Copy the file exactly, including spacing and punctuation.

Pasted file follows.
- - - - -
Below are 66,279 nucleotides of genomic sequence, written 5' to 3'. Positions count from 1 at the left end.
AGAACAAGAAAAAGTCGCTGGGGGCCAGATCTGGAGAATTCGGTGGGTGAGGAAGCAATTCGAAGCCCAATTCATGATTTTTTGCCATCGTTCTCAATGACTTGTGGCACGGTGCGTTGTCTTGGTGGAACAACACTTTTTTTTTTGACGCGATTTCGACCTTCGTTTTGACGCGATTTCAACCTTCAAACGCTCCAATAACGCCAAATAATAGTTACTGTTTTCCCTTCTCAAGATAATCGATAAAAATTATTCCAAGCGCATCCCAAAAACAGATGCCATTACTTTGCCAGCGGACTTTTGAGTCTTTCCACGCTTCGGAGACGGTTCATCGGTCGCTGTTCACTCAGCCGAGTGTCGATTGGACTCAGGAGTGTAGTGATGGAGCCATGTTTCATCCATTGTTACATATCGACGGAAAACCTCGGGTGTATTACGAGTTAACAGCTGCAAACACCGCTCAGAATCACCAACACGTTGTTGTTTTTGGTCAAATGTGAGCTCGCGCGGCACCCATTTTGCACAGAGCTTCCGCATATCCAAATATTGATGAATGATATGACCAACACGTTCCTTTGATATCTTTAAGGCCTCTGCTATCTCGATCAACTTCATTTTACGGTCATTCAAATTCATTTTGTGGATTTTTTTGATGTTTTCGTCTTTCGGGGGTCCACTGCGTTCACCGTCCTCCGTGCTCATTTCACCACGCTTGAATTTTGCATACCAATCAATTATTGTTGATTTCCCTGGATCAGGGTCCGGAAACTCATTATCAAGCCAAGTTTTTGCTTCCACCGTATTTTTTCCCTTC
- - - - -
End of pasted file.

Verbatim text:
Below are 66,279 nucleotides of genomic sequence, written 5' to 3'. Positions count from 1 at the left end.
AGAACAAGAAAAAGTCGCTGGGGGCCAGATCTGGAGAATTCGGTGGGTGAGGAAGCAATTCGAAGCCCAATTCATGATTTTTTGCCATCGTTCTCAATGACTTGTGGCACGGTGCGTTGTCTTGGTGGAACAACACTTTTTTTTTTGACGCGATTTCGACCTTCGTTTTGACGCGATTTCAACCTTCAAACGCTCCAATAACGCCAAATAATAGTTACTGTTTTCCCTTCTCAAGATAATCGATAAAAATTATTCCAAGCGCATCCCAAAAACAGATGCCATTACTTTGCCAGCGGACTTTTGAGTCTTTCCACGCTTCGGAGACGGTTCATCGGTCGCTGTTCACTCAGCCGAGTGTCGATTGGACTCAGGAGTGTAGTGATGGAGCCATGTTTCATCCATTGTTACATATCGACGGAAAACCTCGGGTGTATTACGAGTTAACAGCTGCAAACACCGCTCAGAATCACCAACACGTTGTTGTTTTTGGTCAAATGTGAGCTCGCGCGGCACCCATTTTGCACAGAGCTTCCGCATATCCAAATATTGATGAATGATATGACCAACACGTTCCTTTGATATCTTTAAGGCCTCTGCTATCTCGATCAACTTCATTTTACGGTCATTCAAATTCATTTTGTGGATTTTTTTGATGTTTTCGTCTTTCGGGGGTCCACTGCGTTCACCGTCCTCCGTGCTCATTTCACCACGCTTGAATTTTGCATACCAATCAATTATTGTTGATTTCCCTGGATCAGGGTCCGGAAACTCATTATCAAGCCAAGTTTTTGCTTCCACCGTATTTTTTCCCTTC